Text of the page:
Summarizing, both a strip search and a body camera search require an inspection—a visual one, for a strip search; a visual one, physical one, or both for a body cavity search. CSC's decision turns on its factual assessment that neither type of inspection occurred or was intended to occur. Based on that finding, CSC reasonably concluded that although a search was conducted—under Sgt. Morrison's supervision and instruction—that search did not fall within NOPD's Search and Seizure Policy definition of the terms strip search or body cavity search. Rather, it was some other type of search, such as a reach-in search. For this reason, CSC correctly concluded that Violations 2 to 6 were improperly sustained. CSC's decision reversing Sgt. Morrison's suspension as to Violations 2 to 6, thus, was not arbitrary.
For the foregoing reasons, we affirm the judgment of the Civil Service Commission of the City of New Orleans ordering the Appointing Authority, the New Orleans Police Department, to correct Sergeant Morrison's personnel record to reflect a one-day—instead of a six-day—suspension and to reimburse him back pay and other emoluments of employment for five of the six days that he was suspended.
1. Both Sgt. Morrison and Officer Galman were wearing body worn cameras that captured the search (the “BWC Videos”). A copy of the BWC Videos was introduced at the civil service hearing and is included in the record on appeal.
2. Before Sgt. Morrison arrived, the officers had removed the suspect's belt; the suspect was wearing multiple pairs of pants.
3. NOPD Chapter 1.2.4, Search and Seizure, STRIP SEARCHES, Paragraph 48, provides that “[o]fficers shall not conduct field strip searches of arrestees except in rare and exigent circumstances when the life of the officers or others may be placed at risk and the officer has articulable probable cause that the subject is concealing a weapon or contraband.” Although the officers thought the suspect was concealing contraband, the other requirement of a threat to the officer's safety or the safety of others appeared to be lacking. When Sgt. Morrison arrived, the suspect had been arrested and handcuffed.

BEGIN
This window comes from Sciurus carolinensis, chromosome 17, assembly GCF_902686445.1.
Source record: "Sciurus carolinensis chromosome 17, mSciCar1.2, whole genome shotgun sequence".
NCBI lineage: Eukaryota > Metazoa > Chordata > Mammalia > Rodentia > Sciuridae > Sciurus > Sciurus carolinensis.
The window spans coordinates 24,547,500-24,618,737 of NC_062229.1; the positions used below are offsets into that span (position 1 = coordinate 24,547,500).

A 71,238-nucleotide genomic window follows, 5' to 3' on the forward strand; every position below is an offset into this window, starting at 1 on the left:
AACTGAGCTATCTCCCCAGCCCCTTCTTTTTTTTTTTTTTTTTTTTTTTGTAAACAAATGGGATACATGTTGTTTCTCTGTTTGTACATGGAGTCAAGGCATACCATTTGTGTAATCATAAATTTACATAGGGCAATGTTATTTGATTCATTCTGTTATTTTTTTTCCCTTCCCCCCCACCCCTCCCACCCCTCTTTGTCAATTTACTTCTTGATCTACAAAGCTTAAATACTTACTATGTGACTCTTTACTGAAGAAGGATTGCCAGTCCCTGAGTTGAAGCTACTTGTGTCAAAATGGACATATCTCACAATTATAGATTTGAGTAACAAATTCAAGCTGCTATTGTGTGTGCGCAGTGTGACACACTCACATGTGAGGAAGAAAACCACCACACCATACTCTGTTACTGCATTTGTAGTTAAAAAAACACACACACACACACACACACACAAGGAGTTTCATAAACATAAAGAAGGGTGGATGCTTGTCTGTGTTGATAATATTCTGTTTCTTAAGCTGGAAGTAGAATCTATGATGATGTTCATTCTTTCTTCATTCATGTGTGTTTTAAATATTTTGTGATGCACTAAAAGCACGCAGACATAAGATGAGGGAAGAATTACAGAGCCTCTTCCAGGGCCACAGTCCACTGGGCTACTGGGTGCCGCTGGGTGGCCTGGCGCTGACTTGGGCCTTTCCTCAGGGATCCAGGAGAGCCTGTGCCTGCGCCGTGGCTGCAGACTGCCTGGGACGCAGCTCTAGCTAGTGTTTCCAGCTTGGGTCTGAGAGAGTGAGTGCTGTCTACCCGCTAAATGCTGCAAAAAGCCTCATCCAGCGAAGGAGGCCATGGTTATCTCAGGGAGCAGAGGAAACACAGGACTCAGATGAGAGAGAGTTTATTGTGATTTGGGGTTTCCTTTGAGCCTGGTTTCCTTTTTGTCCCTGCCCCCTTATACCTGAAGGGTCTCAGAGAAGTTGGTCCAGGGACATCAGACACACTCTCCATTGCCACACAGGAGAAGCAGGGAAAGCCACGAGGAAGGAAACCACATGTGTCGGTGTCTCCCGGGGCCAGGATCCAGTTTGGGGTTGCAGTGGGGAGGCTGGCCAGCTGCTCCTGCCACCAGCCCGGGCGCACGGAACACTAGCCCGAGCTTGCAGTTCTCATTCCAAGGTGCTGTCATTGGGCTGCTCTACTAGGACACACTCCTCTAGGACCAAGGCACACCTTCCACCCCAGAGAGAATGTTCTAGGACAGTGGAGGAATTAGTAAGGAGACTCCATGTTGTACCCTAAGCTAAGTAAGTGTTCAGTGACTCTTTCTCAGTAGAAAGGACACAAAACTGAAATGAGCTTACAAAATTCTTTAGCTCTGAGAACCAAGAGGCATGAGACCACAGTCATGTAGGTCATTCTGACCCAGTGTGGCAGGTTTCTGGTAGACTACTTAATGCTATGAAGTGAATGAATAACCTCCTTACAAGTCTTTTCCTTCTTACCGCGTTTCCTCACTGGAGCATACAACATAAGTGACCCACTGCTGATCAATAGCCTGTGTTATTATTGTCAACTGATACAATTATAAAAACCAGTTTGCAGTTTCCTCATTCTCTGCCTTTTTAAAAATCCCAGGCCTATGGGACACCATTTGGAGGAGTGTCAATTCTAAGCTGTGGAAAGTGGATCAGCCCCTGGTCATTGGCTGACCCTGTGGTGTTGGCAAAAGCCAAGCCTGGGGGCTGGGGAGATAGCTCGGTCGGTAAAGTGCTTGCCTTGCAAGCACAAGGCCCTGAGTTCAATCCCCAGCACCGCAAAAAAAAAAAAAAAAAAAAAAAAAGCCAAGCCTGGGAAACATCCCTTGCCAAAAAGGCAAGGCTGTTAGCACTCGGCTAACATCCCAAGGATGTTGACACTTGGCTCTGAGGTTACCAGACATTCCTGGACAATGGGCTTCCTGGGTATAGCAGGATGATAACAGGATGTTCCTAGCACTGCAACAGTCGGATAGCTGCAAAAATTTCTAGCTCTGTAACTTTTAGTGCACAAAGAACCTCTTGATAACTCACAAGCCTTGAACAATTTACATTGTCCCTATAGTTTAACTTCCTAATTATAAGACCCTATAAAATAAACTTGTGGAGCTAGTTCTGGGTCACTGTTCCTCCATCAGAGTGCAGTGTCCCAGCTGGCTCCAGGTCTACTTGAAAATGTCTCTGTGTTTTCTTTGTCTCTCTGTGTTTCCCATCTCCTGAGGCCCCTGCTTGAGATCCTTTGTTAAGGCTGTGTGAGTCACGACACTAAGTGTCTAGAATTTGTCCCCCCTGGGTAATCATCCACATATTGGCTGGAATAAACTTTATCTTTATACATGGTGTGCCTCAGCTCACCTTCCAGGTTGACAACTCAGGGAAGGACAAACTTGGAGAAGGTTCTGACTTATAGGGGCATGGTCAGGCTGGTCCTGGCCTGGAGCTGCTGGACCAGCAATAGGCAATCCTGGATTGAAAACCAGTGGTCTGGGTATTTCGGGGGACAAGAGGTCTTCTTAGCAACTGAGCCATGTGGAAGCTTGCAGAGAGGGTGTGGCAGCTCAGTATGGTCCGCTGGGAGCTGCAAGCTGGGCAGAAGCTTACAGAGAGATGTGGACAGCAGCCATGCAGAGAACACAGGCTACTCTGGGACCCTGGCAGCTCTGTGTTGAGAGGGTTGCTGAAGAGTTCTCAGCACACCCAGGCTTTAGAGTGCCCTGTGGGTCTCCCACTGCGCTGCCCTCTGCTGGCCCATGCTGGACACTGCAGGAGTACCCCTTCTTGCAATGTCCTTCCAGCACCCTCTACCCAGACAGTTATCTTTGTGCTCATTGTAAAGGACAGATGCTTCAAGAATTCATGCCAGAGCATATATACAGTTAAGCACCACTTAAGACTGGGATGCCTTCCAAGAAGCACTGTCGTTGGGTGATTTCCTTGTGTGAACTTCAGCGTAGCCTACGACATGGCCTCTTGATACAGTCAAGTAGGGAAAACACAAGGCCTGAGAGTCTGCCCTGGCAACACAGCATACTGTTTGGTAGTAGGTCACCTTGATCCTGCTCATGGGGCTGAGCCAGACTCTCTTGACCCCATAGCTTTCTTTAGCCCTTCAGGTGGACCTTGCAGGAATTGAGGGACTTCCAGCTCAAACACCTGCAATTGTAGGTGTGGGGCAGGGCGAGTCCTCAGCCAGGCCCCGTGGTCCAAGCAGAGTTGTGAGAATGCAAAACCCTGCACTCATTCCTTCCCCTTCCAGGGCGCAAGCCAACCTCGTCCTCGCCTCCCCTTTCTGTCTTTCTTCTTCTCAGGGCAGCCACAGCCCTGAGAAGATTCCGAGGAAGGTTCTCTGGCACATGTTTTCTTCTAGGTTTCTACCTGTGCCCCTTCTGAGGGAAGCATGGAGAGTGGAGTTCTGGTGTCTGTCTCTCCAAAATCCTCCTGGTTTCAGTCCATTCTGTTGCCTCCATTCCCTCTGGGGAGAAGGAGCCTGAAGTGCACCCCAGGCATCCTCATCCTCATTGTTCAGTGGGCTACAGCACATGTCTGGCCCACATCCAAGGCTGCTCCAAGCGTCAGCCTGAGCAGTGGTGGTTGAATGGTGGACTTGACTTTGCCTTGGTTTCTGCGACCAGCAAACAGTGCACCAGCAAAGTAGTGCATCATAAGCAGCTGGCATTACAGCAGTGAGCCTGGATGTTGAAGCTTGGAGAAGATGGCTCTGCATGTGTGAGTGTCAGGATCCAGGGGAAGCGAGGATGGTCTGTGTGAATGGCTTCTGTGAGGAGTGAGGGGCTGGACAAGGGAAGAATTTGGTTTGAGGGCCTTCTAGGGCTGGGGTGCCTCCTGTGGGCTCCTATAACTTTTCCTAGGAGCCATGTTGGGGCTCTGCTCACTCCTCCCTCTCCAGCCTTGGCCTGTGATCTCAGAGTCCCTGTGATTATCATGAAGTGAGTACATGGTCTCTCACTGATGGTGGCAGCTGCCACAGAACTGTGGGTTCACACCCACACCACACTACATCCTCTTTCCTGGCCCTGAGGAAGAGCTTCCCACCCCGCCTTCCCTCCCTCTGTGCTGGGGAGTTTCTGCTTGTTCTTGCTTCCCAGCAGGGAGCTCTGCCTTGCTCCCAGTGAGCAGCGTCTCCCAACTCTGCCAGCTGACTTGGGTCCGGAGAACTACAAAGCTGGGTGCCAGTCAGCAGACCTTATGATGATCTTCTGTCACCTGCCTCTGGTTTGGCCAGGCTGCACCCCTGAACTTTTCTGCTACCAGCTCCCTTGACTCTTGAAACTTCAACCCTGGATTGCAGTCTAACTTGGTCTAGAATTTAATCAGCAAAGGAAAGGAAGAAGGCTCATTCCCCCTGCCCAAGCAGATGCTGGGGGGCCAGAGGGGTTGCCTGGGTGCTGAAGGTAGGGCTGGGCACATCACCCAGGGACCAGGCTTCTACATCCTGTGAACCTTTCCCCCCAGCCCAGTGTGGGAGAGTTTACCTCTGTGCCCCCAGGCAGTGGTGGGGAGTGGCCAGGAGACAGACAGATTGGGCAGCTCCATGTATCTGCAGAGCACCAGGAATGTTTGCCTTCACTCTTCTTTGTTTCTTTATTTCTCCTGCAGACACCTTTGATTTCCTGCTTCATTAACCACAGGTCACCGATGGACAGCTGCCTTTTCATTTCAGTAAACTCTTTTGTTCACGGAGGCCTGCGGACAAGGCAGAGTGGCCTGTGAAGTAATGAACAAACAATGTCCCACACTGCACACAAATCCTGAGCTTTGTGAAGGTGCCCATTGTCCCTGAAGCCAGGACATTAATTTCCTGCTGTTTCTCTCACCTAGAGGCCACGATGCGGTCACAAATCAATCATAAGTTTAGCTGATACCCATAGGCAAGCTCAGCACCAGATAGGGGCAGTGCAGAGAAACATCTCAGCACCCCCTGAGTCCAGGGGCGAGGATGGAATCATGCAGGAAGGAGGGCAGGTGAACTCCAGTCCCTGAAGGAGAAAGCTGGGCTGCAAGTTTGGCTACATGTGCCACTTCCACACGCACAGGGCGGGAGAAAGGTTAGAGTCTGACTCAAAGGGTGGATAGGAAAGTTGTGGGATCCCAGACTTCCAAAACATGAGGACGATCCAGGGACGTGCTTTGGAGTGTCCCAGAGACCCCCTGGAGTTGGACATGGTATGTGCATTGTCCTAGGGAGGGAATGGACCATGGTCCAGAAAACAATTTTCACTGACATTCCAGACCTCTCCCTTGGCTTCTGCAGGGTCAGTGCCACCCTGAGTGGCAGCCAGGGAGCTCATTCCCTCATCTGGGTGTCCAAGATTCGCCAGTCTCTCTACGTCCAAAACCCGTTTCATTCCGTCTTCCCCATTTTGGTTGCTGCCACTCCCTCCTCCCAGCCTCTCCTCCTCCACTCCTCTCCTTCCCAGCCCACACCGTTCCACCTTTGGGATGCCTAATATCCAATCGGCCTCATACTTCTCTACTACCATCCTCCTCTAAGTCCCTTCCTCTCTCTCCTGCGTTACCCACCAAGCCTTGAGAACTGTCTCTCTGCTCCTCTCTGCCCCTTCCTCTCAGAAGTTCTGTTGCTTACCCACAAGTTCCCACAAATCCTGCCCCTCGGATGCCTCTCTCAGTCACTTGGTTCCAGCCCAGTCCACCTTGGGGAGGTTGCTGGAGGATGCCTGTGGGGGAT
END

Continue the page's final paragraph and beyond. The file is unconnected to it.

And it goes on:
4. See NOPD Chapter 1.2.4, Search and Seizure, STRIP SEARCHES, Paragraphs 47 to 49.
5. NOPD Captain Hargrove explained at the hearing that “cover lettering” an investigation means that Rank either wanted to remove an allegation, add an allegation, or sustain an allegation that was not initially sustained.
6. In the Suspension Letter, Superintendent Ferguson summarized the investigation as follows:Sgt. Lewis reviewed the Body Worn Camera footage of the arresting officers. He stated he observed you arrive on scene to assess the incident. You advised your officer to remove the subject from the rear of the police vehicle as he was moving around. Upon the subject being removed, you were observed searching the rear of the police vehicle and discovered possible narcotics. You then instructed the officer to search the subject again. You were heard stating to your officer, “I want you to feel up in his junk, but the exterior”. Your officer stated that he felt something in the subject's crotch. You were observed lifting the subjects arms up higher behind his back, participating in the search with the officer. You then told your officer to “just grab it. Go in there and grab it” after your officer again told you that he felt something. Sgt. Lewis stated you were observed on the officer's BWC watching the officer's hand and arm come into contact with the subject's buttocks as he was searching inside the subject's pants. Sgt. Lewis stated that upon reviewing the Blue Team Report, you believed that a field strip search was conducted based on your understanding that exigent circumstances included the subject attempting to destroy evidence. You stated that you told the officer not to remove the subject's pants and when the officer advised you that he could feel a bulge in the groin area of the subject, you instructed the officer to “go in and get it”. You stated that you did not feel this was a strip search based upon your understanding of the policy.
7. Sergeant Morrison did not appeal CSC's decision denying his appeal as to Violation 1; hence, Violation 1 is not before this court.
8. As discussed elsewhere in this opinion, the parties stipulated at the civil service hearing to two of the three elements—impairment and punishment; hence, the only element remaining in dispute before CSC was misconduct. The sole issue is whether the appointing authority—NOPD—carried its burden of proving the complained-of behavior occurred—misconduct.
9. See also Walters, 454 So.2d at 113 (observing that “[i]n reviewing the commission's procedural decisions and interpretations of law the court performs its traditional plenary functions of insuring procedural rectitude and reviewing questions of law”).